I’ve been thinking about the ramificaitons of open access publishing for quite some time now, especially with the work that Lawrence Lessig is doing. It’s no secret that he’s become one of my real heroes, and so his ideas are forcing me to rethink a lot of what I’ve always believed about intellectual property and publishing and how that relates to academia in general and the classroom specifically.

Here’s how I come at this issue. The capability now exists for mere mortals to publish ideas to large audiences, and it’s now easy for large numbers of people to contribute ideas to the process. And, in my mind, there are enough models to show that the collective efforts of the group can create a far more effective and useful product.

So, as someone who wants to continue publishing articles about the benefits to educators of the Read/Write Web, and as someone who has a good chunk of a book written on the subject, this all poses a serious conundrum. Should I, should we all follow Lessig’s lead and pledge not to publish without a Creative Commons Attribution-Noncommercial license? Should we, perhaps, publish our ideas not in book and article form but in blog and wiki form where others can contribute?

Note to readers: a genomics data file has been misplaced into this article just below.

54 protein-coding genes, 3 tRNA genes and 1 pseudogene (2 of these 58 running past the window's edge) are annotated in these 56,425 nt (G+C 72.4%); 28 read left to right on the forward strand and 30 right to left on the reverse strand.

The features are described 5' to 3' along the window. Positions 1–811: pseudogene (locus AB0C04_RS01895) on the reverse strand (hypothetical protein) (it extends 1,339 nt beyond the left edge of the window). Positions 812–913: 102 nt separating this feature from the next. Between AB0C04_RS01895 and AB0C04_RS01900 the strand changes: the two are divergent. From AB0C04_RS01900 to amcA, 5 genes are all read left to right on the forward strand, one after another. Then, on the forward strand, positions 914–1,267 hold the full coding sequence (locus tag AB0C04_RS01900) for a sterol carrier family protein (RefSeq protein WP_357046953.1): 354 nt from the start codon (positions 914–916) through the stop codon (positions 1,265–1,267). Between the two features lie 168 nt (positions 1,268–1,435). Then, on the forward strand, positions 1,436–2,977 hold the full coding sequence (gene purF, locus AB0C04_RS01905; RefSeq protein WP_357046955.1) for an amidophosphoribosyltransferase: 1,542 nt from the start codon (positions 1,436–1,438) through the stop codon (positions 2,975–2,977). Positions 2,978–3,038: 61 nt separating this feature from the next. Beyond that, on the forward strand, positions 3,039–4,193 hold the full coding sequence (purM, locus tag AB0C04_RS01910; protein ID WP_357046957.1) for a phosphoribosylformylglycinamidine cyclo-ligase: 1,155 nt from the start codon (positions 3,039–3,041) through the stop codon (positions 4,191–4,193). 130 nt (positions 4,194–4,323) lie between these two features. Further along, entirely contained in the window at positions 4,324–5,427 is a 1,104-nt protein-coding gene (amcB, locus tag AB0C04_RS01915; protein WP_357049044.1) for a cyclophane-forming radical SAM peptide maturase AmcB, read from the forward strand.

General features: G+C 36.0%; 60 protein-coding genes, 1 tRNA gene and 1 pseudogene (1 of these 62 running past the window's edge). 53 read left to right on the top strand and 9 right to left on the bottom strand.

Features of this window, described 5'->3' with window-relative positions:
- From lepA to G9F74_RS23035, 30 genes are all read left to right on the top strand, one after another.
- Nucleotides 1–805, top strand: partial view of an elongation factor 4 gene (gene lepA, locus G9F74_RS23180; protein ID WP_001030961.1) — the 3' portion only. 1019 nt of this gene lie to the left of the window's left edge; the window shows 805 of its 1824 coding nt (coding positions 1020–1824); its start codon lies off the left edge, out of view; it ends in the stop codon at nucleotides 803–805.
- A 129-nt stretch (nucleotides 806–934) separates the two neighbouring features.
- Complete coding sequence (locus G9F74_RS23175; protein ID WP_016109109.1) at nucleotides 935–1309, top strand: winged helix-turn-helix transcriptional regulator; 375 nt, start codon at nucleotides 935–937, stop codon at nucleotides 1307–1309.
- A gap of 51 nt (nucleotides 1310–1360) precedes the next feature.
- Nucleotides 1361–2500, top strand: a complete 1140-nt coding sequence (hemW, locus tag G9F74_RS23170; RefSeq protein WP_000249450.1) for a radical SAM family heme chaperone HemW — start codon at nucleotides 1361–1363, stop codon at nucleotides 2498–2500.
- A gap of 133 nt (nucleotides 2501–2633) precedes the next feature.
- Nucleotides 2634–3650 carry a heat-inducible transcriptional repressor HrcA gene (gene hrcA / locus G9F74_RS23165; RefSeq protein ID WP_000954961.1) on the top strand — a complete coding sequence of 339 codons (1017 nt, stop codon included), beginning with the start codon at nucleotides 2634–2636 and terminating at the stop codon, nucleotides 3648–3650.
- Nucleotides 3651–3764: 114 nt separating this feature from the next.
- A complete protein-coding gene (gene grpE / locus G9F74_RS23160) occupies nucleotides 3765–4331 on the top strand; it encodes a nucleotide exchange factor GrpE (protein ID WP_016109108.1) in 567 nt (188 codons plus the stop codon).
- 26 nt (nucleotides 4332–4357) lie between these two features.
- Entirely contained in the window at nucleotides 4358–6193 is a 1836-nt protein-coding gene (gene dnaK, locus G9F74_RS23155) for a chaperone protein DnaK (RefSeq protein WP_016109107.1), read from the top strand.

Alec Couros is struggling with the same issues, it appears:

Here I am at the beginning of my academic career, in a world where the old adage “publish or perish” still stands strong. Can I, in my position, possibly resound Lessig’s pledge? While my heart and mind will fight for this, what sacrifices will I have to make in the short term? Or, alternately, will I be able to build my career through the opposition of this seeming inevitability? It’s too soon to tell … one thing at a time … but what a ride it will be.

My sacrifices would not be as significant, I don’t believe. I’ve always wanted to write a book, but I’m not in a publish or perish environment. And having this space has already proven to be an increasingly effective way of airing my own ideas and spreading the meme. More importantly, I feel strongly about the idea of sharing the ideas in new and helpful ways. My inclination now is to let others write the books and instead work to facilitate and support the creation of more effective content by the community in more non-traditional forms. I won’t say it’s been easy to get my brain totally around the idea. But it feels right.

I’ll be writing more about these ideas as they develop, but I would really love what others’ take on all of this is. To me, it’s one of the really important shifts the Read/Write Web is bringing about.
(Alec also points to a long list of activities that can support open access publishing, by the way.)